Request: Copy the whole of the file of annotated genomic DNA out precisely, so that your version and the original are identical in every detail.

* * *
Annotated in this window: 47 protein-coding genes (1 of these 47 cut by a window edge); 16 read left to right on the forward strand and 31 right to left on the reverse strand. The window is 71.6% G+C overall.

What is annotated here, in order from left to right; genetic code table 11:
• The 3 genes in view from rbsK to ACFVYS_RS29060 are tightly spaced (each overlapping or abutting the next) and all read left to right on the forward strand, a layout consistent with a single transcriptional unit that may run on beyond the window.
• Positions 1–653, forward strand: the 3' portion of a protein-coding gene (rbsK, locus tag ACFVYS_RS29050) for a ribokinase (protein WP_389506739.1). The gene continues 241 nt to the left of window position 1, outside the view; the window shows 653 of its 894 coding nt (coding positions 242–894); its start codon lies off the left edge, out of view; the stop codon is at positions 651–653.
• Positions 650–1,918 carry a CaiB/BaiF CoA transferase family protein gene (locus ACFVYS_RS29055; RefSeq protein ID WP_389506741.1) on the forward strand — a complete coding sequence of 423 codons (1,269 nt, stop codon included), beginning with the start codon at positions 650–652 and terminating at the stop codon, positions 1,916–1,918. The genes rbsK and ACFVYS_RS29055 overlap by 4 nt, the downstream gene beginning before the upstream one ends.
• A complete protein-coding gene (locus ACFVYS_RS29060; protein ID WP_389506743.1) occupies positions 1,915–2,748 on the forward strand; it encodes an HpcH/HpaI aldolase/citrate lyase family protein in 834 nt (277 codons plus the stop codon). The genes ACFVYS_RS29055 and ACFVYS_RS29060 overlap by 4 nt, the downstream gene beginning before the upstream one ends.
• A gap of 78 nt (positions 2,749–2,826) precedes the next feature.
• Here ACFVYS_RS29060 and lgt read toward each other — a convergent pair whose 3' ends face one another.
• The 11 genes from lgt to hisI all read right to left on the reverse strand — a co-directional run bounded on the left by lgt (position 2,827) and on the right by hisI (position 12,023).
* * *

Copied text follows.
Annotated in this window: 47 protein-coding genes (1 of these 47 cut by a window edge); 16 read left to right on the forward strand and 31 right to left on the reverse strand. The window is 71.6% G+C overall.

What is annotated here, in order from left to right; genetic code table 11:
• The 3 genes in view from rbsK to ACFVYS_RS29060 are tightly spaced (each overlapping or abutting the next) and all read left to right on the forward strand, a layout consistent with a single transcriptional unit that may run on beyond the window.
• Positions 1–653, forward strand: the 3' portion of a protein-coding gene (rbsK, locus tag ACFVYS_RS29050) for a ribokinase (protein WP_389506739.1). The gene continues 241 nt to the left of window position 1, outside the view; the window shows 653 of its 894 coding nt (coding positions 242–894); its start codon lies off the left edge, out of view; the stop codon is at positions 651–653.
• Positions 650–1,918 carry a CaiB/BaiF CoA transferase family protein gene (locus ACFVYS_RS29055; RefSeq protein ID WP_389506741.1) on the forward strand — a complete coding sequence of 423 codons (1,269 nt, stop codon included), beginning with the start codon at positions 650–652 and terminating at the stop codon, positions 1,916–1,918. The genes rbsK and ACFVYS_RS29055 overlap by 4 nt, the downstream gene beginning before the upstream one ends.
• A complete protein-coding gene (locus ACFVYS_RS29060; protein ID WP_389506743.1) occupies positions 1,915–2,748 on the forward strand; it encodes an HpcH/HpaI aldolase/citrate lyase family protein in 834 nt (277 codons plus the stop codon). The genes ACFVYS_RS29055 and ACFVYS_RS29060 overlap by 4 nt, the downstream gene beginning before the upstream one ends.
• A gap of 78 nt (positions 2,749–2,826) precedes the next feature.
• Here ACFVYS_RS29060 and lgt read toward each other — a convergent pair whose 3' ends face one another.
• The 11 genes from lgt to hisI all read right to left on the reverse strand — a co-directional run bounded on the left by lgt (position 2,827) and on the right by hisI (position 12,023).